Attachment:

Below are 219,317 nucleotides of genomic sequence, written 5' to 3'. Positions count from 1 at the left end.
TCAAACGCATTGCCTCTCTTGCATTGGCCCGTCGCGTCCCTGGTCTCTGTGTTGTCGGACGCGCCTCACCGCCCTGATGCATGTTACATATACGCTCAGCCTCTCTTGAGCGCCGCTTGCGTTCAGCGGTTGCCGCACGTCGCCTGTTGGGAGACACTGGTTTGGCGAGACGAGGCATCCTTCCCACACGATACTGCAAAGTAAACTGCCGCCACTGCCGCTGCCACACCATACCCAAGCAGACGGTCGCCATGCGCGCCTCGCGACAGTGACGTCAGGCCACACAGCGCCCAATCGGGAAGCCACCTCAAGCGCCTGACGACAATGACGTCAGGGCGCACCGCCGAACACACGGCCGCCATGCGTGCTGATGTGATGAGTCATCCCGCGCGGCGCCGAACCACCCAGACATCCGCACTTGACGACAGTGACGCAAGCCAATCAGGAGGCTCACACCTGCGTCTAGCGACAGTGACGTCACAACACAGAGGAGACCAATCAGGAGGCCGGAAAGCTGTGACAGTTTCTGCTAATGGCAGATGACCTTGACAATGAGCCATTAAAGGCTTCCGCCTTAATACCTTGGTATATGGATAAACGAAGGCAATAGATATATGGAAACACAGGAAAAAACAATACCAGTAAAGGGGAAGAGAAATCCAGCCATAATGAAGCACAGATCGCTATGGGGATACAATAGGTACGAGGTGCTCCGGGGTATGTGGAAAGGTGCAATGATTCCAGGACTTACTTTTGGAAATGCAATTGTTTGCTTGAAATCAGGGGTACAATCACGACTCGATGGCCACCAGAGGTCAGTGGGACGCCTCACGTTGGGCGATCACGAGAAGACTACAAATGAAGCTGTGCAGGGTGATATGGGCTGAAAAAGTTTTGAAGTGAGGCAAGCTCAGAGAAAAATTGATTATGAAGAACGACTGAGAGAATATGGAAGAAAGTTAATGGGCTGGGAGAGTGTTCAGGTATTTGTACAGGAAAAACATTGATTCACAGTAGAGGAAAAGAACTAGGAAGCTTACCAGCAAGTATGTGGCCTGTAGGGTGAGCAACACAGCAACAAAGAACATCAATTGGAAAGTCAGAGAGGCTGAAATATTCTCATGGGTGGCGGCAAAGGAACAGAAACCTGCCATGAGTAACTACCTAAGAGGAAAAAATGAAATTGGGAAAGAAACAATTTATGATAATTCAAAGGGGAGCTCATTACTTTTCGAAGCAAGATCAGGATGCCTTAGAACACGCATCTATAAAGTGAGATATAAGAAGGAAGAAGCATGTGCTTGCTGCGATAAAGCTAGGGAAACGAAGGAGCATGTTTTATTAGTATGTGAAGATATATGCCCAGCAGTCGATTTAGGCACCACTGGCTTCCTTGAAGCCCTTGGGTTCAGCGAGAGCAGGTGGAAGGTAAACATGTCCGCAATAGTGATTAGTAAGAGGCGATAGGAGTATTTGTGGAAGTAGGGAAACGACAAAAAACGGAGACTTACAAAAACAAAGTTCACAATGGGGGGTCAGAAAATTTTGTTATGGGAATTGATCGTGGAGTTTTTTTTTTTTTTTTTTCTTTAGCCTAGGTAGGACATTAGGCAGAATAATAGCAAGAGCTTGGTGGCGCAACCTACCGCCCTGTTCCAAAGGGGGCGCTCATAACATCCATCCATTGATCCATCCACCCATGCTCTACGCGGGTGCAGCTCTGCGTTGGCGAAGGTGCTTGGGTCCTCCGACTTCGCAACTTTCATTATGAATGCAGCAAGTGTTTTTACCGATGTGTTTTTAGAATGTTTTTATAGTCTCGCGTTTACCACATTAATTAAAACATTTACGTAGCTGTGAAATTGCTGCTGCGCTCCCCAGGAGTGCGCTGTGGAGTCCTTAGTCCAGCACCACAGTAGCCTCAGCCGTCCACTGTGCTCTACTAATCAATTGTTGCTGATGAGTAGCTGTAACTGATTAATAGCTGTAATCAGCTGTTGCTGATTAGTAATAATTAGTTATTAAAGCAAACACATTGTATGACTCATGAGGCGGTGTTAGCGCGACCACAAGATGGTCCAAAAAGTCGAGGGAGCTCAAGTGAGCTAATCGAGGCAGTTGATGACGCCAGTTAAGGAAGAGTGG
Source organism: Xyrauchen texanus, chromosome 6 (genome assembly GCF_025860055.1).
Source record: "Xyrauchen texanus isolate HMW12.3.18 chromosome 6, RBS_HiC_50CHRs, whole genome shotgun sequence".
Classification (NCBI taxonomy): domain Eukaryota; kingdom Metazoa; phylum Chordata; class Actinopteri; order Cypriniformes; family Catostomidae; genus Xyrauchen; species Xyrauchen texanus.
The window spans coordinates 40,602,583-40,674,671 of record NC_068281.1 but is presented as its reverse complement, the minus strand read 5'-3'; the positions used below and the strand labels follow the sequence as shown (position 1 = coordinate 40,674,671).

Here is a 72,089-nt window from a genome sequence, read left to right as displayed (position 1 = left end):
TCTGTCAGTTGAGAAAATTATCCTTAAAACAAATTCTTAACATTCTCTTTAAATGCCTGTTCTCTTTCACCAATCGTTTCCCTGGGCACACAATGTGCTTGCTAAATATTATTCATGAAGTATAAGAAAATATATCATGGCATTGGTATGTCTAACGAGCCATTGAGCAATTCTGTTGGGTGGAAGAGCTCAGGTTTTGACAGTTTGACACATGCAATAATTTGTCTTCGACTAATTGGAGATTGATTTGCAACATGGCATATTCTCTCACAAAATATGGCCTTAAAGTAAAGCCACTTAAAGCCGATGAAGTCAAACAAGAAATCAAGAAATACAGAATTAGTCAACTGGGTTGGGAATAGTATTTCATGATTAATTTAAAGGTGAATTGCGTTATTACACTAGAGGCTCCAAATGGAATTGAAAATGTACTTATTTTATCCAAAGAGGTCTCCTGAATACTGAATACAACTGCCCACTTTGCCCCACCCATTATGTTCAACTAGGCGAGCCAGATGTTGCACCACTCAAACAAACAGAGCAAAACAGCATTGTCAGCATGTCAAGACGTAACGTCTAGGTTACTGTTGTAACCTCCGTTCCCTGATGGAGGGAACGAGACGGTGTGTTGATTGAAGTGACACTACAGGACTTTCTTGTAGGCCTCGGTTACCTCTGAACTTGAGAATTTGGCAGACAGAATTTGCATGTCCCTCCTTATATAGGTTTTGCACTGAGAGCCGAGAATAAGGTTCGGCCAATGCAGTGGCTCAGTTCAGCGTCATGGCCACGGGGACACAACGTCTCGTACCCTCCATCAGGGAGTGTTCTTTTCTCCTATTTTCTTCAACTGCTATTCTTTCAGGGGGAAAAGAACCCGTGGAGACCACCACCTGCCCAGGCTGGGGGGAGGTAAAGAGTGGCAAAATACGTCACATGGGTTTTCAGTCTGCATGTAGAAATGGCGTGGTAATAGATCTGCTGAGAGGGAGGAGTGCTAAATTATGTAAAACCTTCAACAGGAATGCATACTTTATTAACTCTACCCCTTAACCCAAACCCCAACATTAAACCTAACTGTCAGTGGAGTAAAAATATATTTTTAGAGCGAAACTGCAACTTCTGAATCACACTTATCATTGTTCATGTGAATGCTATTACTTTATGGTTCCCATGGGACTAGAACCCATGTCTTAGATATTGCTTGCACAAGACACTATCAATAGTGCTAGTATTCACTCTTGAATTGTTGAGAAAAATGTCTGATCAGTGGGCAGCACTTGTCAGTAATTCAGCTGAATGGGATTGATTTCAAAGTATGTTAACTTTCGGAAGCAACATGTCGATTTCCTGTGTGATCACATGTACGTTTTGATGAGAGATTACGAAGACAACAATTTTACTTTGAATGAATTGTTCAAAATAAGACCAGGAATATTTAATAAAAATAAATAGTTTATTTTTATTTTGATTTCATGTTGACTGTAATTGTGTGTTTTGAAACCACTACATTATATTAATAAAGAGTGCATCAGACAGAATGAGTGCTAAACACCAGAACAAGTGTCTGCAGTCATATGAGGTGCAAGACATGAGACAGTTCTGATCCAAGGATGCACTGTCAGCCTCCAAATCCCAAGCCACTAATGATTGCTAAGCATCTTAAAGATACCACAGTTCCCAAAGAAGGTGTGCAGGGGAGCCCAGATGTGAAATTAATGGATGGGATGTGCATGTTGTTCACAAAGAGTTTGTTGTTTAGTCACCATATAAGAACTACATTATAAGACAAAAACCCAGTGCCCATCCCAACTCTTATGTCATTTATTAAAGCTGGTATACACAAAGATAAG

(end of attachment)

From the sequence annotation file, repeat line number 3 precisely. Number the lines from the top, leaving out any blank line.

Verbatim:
Source organism: Xyrauchen texanus, chromosome 6 (genome assembly GCF_025860055.1).